White Plastic Sky: animation and science-fiction
by Fabien Lemercier
- Critically acclaimed for their shorts, Tibor Banoczki and Sarolta Szabo are currently preparing their first feature film, a Salto Film production to be co-produced by Paprika Films
Earth 2200. Such is the setting for animated film White Plastic Sky, which is slated to begin production in Budapest in December. The title will be the first feature film created by the Hungarian duo of Tibor Banoczki and Sarolta Szabo, who have been acclaimed for their shorts Les Conquérants (pre-selected for the 2013 César Awards) and Leftover (a Clermont-Ferrand award winner in 2015, which was pre-selected for the 2016 Césars and presented in a number of festivals across some 30 countries). As a reminder, Tibor Banoczki was lauded for his solo project, Milk Teeth (winning a Special Jury Prize for graduation films at Annecy in 2007 and being nominated for, among others, a number of British Animation Awards).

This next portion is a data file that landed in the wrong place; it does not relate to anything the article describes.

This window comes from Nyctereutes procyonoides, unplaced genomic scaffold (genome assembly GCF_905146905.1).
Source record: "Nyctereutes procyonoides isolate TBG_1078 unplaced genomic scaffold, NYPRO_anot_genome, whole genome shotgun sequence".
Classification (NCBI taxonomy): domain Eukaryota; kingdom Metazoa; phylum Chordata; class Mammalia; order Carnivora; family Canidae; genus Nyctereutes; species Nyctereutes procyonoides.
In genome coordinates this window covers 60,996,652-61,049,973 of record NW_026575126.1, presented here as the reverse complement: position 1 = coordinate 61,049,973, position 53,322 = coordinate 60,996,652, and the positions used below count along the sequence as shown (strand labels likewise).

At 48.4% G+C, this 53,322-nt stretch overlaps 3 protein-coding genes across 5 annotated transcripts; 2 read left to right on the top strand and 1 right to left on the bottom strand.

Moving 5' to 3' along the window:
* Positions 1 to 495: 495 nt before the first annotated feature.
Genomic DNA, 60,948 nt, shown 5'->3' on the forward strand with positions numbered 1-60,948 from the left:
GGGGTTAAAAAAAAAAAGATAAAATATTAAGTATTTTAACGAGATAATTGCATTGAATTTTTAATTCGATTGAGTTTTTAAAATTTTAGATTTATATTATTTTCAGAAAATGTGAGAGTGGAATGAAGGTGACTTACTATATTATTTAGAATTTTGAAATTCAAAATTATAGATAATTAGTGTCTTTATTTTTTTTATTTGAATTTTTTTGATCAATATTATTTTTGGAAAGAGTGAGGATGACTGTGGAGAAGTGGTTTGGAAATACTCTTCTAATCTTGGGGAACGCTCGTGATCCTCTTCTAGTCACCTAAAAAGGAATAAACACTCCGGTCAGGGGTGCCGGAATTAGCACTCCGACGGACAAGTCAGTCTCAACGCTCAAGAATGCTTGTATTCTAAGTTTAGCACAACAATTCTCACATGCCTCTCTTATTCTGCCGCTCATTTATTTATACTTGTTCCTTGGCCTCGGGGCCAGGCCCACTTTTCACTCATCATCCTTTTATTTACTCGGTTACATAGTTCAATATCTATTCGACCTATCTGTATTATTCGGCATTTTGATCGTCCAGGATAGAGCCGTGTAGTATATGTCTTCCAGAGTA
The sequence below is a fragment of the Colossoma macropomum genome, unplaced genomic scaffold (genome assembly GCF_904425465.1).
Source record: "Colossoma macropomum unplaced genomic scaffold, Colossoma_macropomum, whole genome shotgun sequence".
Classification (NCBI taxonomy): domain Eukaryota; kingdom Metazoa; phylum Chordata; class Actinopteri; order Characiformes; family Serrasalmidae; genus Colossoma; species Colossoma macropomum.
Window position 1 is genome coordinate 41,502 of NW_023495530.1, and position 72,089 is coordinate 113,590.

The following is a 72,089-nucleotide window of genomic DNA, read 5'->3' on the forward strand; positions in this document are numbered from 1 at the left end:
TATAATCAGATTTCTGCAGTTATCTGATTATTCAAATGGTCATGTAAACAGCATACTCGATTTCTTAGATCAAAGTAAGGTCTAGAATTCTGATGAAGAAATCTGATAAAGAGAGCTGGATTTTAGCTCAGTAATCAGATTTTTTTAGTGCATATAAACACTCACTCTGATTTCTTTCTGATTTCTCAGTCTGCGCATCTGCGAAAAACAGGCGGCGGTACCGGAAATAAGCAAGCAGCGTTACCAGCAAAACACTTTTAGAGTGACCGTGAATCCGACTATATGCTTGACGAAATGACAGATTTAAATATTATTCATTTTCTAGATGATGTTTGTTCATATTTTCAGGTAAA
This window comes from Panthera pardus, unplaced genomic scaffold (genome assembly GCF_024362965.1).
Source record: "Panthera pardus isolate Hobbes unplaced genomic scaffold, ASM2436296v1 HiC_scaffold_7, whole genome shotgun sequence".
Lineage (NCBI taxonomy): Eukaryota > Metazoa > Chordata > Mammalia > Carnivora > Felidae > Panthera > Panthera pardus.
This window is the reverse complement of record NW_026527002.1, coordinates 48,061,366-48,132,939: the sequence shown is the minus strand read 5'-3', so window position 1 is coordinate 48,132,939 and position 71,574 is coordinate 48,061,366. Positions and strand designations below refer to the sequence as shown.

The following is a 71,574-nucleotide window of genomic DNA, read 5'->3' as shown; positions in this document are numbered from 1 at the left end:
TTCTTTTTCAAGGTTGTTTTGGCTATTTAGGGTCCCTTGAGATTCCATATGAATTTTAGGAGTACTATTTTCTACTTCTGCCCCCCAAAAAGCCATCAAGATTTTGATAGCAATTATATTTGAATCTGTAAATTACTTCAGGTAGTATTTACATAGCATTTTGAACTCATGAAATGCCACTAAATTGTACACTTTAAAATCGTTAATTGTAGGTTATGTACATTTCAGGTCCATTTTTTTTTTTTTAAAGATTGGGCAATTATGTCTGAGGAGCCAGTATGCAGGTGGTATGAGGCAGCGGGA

Co-scripted by the filmmaking duo, the screenplay plunges us into the year 2200. Fertile soil has disappeared from the Earth entirely. The planet’s flora and fauna have all gone extinct. But, in the final moments before total catastrophe, scientists develop a special plant, with extremely nutritious leaves. The plant is able to grow from living human flesh only – using the bio-energy of the body as soil. Just a few of these little green leaves are enough to sustain an adult throughout a day. The city of Budapest lives in total isolation. The population has been divided into two groups: those who eat and those who feed them. On every citizen’s 50th birthday, he or she will be "implanted" and transported to a special site far from the city. They call this place the Plantation. Stefan is a 28-year-old psychiatrist who supports this system and strongly believes that this is the only way humanity can survive. Until the day his wife, Nora signs up for voluntary implantation...
Produced by József Fülöp and Orsolya Sipos for SALTO Film, White Plastic Sky is co-produced by French outfit Paprika Films (Pierre-Emmanuel Fleurantin and Laurent Baujard). Production will run until December 2018, with a theatrical release slated for 2019. It should be noted that the film is produced within the framework of the "incubator program" launched the Hungarian National Film Fund (read the news).
(Translated from French)